I’m single and am looking for a holiday where I can meet other people, but I don’t want to go on any sort of forced ‘dating’ type trip. Can you recommend any good places or types of holiday for the lone traveller?
Going on holiday alone may not sound like fun, but I’d urge everyone to try it once. I’ve been abroad many times on my own – it comes with the job – and there’s much to be said for it. For starters, there’s isn’t the “what shall we do now?” debate cropping up every couple of hours. You can do exactly what you want, when you want. No compromises, no arguments.
As a solo traveller, you’re more approachable, which makes you open to meeting people and trying new experiences. Of course, there’s the safety aspect of solo travel, which is particularly pertinent to women travellers, but if you’re uncomfortable with not having a companion, there are a host of group holidays on offer, and they’re not all Blind Date abroad… unless, of course, that’s what you’re after.
I’ll start with a few destinations that would work for your break before Christmas. Cities are great for solo travellers because there’s plenty to do, and you can either slip into the crowd, or venture out and meet people.
New York would be my first recommendation. The city has a free tour guide scheme called Big Apple Greeters. Send a request to the website listing your interests, and they match you with one of their local volunteers. Your guide will take you round their neighbourhood and show you their favourite places – it’s a wonderful way to get under the skin of the city.
As for where to stay in New York, check out Ace Hotel in midtown. It has an informal atmosphere and affordable café that garners friendliness between guests. Rooms cost from around £230 in the lead up to Christmas, as it’s a popular time to go. Great for Christmas shopping, mind.
Also try one of the four Kimpton hotels in New York if you want somewhere fun and lively – they have nightly guest socials with wine, and you can get a room from around £200 if you’re flexible with your dates.
I also love The Jane hotel, where I stayed last year. It’s a quirky hotel in the fashionable Meat Packing district and it’s rooms are fitted out like a vintage railway carriage – they are tiny and bathrooms are shared, but it’s spotless, great fun and cheap – only £62 a night (if you pay more, you’ll get a private bathroom).
Moving a bit closer to home, I made a solo trip to Lisbon a couple of years ago and loved it. The city has some of the best hostels in the world – not your bed bugs and bunk beds sort… Ok, well some of them have bunk beds, but they are contemporary, clean and right in the centre of Baixa, the pedestrianized heart of Lisbon.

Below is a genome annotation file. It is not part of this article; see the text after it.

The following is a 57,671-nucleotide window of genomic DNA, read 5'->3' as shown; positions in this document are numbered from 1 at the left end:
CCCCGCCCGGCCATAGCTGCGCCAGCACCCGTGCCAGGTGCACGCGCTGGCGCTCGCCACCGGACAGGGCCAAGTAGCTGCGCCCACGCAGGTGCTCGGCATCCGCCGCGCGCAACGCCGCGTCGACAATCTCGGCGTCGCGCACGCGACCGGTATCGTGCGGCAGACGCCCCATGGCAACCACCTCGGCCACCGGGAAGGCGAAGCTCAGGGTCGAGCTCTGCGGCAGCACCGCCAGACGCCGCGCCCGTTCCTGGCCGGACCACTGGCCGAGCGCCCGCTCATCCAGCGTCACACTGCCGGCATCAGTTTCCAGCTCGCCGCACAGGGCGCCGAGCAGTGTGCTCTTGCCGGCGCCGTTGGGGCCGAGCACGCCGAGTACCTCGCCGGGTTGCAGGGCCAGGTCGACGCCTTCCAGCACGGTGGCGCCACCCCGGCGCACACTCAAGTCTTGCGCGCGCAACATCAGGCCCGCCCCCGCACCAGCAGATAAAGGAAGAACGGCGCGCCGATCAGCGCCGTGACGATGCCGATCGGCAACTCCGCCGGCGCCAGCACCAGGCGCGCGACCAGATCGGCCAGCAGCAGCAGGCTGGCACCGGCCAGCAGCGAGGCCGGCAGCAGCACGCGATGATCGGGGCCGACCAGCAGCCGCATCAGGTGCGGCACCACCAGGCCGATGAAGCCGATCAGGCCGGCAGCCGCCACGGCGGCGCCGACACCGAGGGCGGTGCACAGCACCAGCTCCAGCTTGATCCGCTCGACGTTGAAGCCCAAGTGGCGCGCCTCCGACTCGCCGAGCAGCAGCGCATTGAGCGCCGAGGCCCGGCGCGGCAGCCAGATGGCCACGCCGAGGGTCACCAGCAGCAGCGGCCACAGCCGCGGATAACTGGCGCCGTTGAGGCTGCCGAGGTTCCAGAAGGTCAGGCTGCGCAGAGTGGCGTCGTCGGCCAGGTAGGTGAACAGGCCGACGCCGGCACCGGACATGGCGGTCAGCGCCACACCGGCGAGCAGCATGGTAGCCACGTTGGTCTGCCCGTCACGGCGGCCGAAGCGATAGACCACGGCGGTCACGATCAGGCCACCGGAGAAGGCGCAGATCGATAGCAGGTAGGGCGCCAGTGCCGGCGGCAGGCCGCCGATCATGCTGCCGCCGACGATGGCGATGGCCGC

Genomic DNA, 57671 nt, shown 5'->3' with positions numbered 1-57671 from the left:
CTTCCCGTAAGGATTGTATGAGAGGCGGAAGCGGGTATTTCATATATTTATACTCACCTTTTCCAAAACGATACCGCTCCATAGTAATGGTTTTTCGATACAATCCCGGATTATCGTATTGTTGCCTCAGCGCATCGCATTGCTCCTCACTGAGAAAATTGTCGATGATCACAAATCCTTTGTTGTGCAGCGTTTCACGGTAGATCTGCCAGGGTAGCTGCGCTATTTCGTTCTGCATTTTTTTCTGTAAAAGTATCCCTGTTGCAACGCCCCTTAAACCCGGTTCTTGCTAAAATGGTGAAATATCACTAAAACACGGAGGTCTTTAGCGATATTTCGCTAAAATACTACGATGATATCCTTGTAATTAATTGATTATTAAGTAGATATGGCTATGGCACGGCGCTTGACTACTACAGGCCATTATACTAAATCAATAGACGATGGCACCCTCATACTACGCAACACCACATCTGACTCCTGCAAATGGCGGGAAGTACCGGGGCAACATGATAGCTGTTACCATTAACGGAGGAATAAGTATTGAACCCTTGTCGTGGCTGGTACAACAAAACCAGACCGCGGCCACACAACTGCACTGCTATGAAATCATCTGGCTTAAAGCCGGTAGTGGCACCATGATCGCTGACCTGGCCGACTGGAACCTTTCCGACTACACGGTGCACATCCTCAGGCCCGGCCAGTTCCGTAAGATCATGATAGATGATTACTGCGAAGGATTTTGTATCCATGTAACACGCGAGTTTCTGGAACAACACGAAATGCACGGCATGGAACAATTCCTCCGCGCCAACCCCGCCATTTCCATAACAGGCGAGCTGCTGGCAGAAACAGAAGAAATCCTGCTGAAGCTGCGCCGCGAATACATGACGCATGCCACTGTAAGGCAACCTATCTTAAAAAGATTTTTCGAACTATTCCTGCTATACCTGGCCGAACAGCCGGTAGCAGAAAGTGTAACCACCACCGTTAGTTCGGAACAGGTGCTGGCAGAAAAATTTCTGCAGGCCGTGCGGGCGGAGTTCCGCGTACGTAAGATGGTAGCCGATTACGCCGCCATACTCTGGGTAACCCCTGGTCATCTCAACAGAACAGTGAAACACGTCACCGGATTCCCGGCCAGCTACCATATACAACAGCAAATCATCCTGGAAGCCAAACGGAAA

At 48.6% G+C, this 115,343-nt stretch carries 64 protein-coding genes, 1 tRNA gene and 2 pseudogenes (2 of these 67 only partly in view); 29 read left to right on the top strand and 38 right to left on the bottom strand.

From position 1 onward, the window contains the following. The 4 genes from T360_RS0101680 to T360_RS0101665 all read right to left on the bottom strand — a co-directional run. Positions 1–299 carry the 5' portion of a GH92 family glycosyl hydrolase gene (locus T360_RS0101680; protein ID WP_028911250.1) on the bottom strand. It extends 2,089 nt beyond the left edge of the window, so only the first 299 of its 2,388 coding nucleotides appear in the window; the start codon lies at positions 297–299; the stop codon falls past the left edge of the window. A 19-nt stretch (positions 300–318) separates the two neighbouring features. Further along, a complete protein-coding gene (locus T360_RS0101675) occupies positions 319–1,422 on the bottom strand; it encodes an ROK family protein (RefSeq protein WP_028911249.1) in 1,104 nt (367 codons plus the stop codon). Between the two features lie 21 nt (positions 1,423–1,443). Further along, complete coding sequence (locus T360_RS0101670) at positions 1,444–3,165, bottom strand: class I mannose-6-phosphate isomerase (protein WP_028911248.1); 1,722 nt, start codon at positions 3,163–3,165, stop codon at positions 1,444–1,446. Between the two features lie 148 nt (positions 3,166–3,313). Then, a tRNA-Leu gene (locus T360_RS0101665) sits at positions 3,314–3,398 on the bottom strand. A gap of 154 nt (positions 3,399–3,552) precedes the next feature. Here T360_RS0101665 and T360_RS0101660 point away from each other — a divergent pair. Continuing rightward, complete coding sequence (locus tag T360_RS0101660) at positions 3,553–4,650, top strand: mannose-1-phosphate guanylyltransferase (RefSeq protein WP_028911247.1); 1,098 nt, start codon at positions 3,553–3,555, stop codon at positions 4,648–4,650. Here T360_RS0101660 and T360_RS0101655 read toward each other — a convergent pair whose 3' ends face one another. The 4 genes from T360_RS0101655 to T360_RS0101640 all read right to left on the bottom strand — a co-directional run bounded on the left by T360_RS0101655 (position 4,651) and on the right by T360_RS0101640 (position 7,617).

Try Lisbon Lounge, Living Lounge for contemporary cool or Traveller’s House for ethnic (but clean) charm. All three are great – and if you don’t want to share a room, there are singles available. The hostel managers put on events like cheap city tours, Portuguese food, drink evenings and quiz nights, and contrary to what you might expect, they aren’t filled with gap-year students – couples, families and older solo travellers are also regular guests.
If you want a tour of the place, there’s a service in Lisbon called Rent a Local Friend. Sadly, it’s not free like the New York scheme, but it’s tailored to you. Send your requirements via the website and book up for a half-day at €60 or full day, €90 tour with a Lisbon local. It’s not your usual Blue Badge style – expect to discover secret cafes, meet their friends for coffee and stay well away from the tourist trail.
If it’s solitude you’re after, then I have just the thing. The Dhamma Mali Centre de Vipassana in Burgundy, France is a meditative retreat and, even better, it’s free. This comes at a price, mind, you must remain silent for ten days.
When you enrol you have to hand over all valuables (which you do get back at the end!), and you are assigned a number and a bunk in a dormitory. The retreat attracts all sorts of people, either holistic junkies or people who want a fresh start. As well as silence, there should be no physical contact, no eye contact, no reading, writing, running and no yoga – just hours of daily meditation.
You wake at 4.30 am, eat healthy, simple food, and don’t do much else – those people who last the ten days say it’s life-changing.
If that’s a bit too ‘ommm’, here’s some ideas for those group holidays I mentioned. There are loads of tour operators now catering for solo travellers. For adventure and activity, try Explore and Exodus which offer trips all over the world. They’re graded for difficulty so you don’t need to worry about being left behind when you’re scaling that mountain, or held up, for that matter.
Women should try Thelma and Louise, an online community where you can meet other female travellers and put together group trips yourself. If you don’t want the hassle of putting the trip together, there’s Friendship Travel, which organises holidays with a host. You can get stuck in to their activities, or just opt for relax with a book – as I said before, you’ve got no one to please but yourself.
Answer by Ginny Light – TimesOnline travel editor
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